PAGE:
Review: Tag (2018) – A Childish True Story That Evokes Plenty of Fun

“Based on a true story” is hardly an unfamiliar tag for a movie, but usually it’s restricted to the dramatic types that the Academy Awards enjoy orgasming over every year. Comedy however, is very rarely afforded that true story tag. After all, real-life is rarely a laugh-a-minute experience. And those true comedy stories that do get made are generally filmmakers taking a serious situation and just putting a comedic spin on it, much like Michael Bay did with 2013’s Pain and Gain.

But every so often there’s a true story that’s so weird and baffling that you can’t help from chuckling. And the tale of a bunch of childhood friends that have been playing a real-life game of tag for nearly 30 years is definitely one of them.

Tag-New-Banner-Poster

Based on a Wall Street Journal article titled It Takes Caution, Planning To Avoid Being ‘It’; Tag follows a group of five 40-somethings who gather together every May to play a game of tag.

But this year is different. Jerry Pierce (Jeremy Renner), being the undisputed champion of the game as he has never been tagged, has decided to make this year his last due to his upcoming nuptials with fiancée Susan Rollins (Leslie Bibb).

This is unacceptable to Hogan “Hoagie” Malloy (Ed Helms) who, along with his wife, Anna (Isla Fisher), is determined to make this year the one where Jerry gets tagged. Accompanied by Wall Street Journal writer, Rebecca Crosby (Annabelle Wallis), they gather together their fellow players: Bob Callahan (Jon Hamm), Randy “Chilli” Cilliano (Jake Johnson) and Kevin Sable (Hannibal Buress). Together the group plan to make this year’s game of tag the ultimate experience of the past 30 years.


One aspect that many comedies forget to include is the need to emphasise with the characters. Relying on great jokes or creating an absurd situation isn’t enough. There needs to be empathy for the journey these characters are going on. Tag manages to boil this down to one beautiful phrase said by Helms’ character early in the movie: “You don’t stop playing because you get old. You get old because you stop playing.”

While it’s hardly Shakespeare, that line really says a lot about, not just the characters within the movie, but our own lives as well.  How many friends did we spend every single day with thinking that we would know them forever? Now how many of them are we still in contact with? It’s that heartfelt approach that takes what should be the most dipshit and childish idea for a film, and gives it a humanity that helps support it through its, admittedly stretched out, 90 minute runtime.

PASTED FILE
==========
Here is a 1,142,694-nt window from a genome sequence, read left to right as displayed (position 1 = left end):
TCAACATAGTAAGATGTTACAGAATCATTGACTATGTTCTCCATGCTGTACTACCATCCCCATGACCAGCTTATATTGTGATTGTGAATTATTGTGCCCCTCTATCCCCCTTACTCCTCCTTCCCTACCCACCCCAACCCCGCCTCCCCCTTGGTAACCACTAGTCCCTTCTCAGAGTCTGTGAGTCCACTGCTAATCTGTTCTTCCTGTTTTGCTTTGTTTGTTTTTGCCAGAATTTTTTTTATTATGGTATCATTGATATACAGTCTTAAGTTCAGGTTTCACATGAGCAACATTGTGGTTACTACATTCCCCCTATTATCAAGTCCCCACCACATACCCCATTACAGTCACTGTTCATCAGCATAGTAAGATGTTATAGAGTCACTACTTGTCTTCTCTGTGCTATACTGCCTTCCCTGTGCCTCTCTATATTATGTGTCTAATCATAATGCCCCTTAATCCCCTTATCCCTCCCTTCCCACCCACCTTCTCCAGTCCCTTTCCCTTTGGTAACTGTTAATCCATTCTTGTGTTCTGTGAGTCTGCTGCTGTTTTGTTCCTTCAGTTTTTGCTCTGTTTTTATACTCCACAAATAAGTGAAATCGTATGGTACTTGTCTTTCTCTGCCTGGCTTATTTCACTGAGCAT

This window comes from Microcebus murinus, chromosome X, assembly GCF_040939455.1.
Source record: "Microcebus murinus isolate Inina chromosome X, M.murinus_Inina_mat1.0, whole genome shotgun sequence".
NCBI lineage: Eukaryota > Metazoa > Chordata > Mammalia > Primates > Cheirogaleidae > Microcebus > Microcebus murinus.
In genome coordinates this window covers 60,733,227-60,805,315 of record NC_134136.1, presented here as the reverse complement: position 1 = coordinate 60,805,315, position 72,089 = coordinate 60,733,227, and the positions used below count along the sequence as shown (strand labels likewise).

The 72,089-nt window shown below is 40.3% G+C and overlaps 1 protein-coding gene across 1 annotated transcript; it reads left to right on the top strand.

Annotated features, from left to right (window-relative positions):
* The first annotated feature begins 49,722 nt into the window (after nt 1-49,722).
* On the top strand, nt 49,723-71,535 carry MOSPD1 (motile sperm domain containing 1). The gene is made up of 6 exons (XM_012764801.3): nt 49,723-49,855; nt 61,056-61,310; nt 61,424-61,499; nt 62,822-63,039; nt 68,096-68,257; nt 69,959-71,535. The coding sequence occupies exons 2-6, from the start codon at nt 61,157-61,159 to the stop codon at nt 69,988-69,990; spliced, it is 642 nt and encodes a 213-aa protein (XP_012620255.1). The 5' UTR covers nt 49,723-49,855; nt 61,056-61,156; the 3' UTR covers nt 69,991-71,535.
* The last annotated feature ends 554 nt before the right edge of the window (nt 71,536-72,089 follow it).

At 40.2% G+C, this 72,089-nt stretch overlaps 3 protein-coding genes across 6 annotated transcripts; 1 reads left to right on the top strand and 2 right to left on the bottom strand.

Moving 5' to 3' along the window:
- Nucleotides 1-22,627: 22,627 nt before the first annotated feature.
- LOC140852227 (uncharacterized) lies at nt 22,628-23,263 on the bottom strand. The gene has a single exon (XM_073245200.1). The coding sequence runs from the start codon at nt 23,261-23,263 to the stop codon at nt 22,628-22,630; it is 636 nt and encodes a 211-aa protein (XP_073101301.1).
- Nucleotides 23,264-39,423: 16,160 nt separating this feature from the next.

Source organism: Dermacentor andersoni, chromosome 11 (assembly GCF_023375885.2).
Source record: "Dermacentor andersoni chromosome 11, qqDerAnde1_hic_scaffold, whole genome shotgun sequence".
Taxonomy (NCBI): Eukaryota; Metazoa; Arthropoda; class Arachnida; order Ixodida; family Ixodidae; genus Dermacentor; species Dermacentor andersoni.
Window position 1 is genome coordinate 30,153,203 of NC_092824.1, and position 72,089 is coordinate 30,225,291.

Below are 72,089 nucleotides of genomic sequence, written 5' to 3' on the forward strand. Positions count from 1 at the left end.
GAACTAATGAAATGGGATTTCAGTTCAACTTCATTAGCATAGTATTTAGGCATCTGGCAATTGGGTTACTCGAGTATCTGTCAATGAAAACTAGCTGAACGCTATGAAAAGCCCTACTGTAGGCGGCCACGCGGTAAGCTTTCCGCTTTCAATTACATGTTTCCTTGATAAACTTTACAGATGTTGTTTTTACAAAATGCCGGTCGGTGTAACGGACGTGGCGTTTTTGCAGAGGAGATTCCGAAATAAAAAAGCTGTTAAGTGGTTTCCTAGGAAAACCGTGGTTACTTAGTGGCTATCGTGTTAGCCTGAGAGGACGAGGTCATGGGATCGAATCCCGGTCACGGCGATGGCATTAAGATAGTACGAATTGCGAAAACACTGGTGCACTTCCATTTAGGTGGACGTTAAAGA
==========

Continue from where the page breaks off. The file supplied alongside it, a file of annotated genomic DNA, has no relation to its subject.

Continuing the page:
Additional support is given by the delightful camaraderie between the main cast. Sure, Ed Helms isn’t playing anything different to his Hangover guise, and Johnson might as well be his New Girl character with added drug addition. But the standouts of Renner (who seems to have more superpowers here than as Hawkeye!) and Fisher with her relentless desire to win, help keep things ticking along.

Indeed, I have to applaud the movie for not making the female characters antagonists. It would have been far too easy for the womanfolk in this movie to look down up such childish games. Yes, the actual game of tag might be boys only here, but it’s a credit to screenwriters Rob McKittrick and Mark Steilen that they were willing to show the women getting their hands dirty.

But despite the excellent cast putting themselves through an abundance of daunting physical comedy; it’s impossible to overcome the banality of such a simplistic plot. Director Jeff Tomsic (in his feature debut) does his best, putting together some entertaining slow-motion scenes in the vein of Guy Richie’s Sherlock Holmes films (with some scenes reaching the level of a Wile E. Coyote/Roadrunner short!). But he can’t change the fact that this is essentially an hour and a half of watching five guys chase each other. Hardly the most complex of plot manoeuvres.


Tag has plenty of heart and a wealth of style, but still manages to overstay its welcome. Despite the best efforts of all the people involved, it’s clear that a big screen Hollywood approach might not have been the best idea. In fact, based on the footage of the real-life tag players that accompany the end credits, you can’t help thinking that maybe a Man On Wire-style documentary would have been a better choice.

Overall Score:

three-stars

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